The workshop will be run in a hybrid format, with participants able to join for the morning session only or the full day.

Participants can join the morning session either in person or remotely. These will be run as a series of short presentations with Q&A. (Please note more guidance will be provided around presentation timings once we have a final list of attendees).

The afternoon session will involve interactive design and participant-led discussions on workshop topics with the aim of shaping an influential agenda for the HCI community in this burgeoning area. Due to the hands-on nature of the design and discussion tasks, the afternoon session will be in person only.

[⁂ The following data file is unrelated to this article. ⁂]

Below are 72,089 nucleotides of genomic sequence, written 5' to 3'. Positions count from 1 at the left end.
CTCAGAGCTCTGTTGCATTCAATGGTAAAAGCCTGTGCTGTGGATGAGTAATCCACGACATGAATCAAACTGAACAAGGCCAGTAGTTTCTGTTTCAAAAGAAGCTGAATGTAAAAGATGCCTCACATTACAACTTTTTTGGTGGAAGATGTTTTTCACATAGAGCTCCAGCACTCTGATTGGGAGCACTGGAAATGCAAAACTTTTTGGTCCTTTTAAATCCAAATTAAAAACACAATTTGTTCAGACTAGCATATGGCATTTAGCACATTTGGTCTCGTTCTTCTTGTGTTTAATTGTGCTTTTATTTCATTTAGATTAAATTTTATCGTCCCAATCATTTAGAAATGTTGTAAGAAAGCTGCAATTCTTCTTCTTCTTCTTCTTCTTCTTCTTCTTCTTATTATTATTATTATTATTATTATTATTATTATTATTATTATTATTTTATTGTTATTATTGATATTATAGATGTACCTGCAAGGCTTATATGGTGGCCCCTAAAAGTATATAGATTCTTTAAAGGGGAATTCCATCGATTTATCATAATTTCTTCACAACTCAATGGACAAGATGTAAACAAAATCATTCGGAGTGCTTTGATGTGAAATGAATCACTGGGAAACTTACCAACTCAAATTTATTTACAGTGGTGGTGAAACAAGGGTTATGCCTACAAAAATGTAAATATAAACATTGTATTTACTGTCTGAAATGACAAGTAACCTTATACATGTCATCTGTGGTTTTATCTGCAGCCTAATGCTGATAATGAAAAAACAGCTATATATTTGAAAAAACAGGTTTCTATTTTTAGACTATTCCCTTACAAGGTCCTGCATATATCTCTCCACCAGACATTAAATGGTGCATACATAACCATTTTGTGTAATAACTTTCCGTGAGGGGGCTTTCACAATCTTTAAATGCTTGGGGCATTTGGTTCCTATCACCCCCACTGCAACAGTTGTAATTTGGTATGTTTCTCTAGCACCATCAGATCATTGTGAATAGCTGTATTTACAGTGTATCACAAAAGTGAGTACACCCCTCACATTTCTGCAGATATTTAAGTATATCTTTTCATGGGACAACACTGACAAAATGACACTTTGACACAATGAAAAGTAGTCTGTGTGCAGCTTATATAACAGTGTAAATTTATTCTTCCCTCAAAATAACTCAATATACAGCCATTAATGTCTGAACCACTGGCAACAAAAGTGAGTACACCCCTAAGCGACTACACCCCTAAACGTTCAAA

Please register for the workshop via the conference registration process where you can select to attend the whole conference, or just the workshop, and to attend online or in person at Keele. ( – click on the ‘register to attend’ tab)

Please also email the workshop organisers ( to tell us who you are, how you’ll be attending (i.e. in-person/remote, morning/full day) and workshop themes you’d like to discuss in the afternoon session if you’ll be attending it.


We aim to publish a summary of the workshop outcomes via blogs or online articles by Ofgem and the ESC. We also propose to write an article for an industry and research focused magazine (e.g. ‘Interactions’ or ‘Housing Technology’) Further outputs will be discussed with workshop participants on the day e.g. a journal special issue, follow-up workshop/event etc.